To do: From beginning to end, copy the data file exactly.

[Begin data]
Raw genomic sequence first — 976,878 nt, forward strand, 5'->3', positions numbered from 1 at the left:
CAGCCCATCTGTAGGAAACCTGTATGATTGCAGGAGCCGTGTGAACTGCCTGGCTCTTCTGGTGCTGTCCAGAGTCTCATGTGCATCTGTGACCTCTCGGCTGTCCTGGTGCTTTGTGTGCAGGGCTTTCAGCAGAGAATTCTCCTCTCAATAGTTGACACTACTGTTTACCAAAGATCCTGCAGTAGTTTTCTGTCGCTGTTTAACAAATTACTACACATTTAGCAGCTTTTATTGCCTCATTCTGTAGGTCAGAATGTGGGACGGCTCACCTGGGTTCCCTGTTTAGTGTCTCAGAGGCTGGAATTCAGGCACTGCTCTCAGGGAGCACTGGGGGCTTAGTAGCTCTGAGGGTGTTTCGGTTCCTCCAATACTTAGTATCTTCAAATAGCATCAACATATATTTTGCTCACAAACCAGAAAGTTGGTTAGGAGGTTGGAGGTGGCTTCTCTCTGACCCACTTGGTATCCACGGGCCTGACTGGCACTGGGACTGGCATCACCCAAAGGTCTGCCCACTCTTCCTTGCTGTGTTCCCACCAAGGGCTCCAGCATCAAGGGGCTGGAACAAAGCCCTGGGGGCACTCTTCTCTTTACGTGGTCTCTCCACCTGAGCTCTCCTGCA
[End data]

Raw genomic sequence first — 976,878 nt, forward strand, 5'->3', positions numbered from 1 at the left:
CAGCCCATCTGTAGGAAACCTGTATGATTGCAGGAGCCGTGTGAACTGCCTGGCTCTTCTGGTGCTGTCCAGAGTCTCATGTGCATCTGTGACCTCTCGGCTGTCCTGGTGCTTTGTGTGCAGGGCTTTCAGCAGAGAATTCTCCTCTCAATAGTTGACACTACTGTTTACCAAAGATCCTGCAGTAGTTTTCTGTCGCTGTTTAACAAATTACTACACATTTAGCAGCTTTTATTGCCTCATTCTGTAGGTCAGAATGTGGGACGGCTCACCTGGGTTCCCTGTTTAGTGTCTCAGAGGCTGGAATTCAGGCACTGCTCTCAGGGAGCACTGGGGGCTTAGTAGCTCTGAGGGTGTTTCGGTTCCTCCAATACTTAGTATCTTCAAATAGCATCAACATATATTTTGCTCACAAACCAGAAAGTTGGTTAGGAGGTTGGAGGTGGCTTCTCTCTGACCCACTTGGTATCCACGGGCCTGACTGGCACTGGGACTGGCATCACCCAAAGGTCTGCCCACTCTTCCTTGCTGTGTTCCCACCAAGGGCTCCAGCATCAAGGGGCTGGAACAAAGCCCTGGGGGCACTCTTCTCTTTACGTGGTCTCTCCACCTGAGCTCTCCTGCA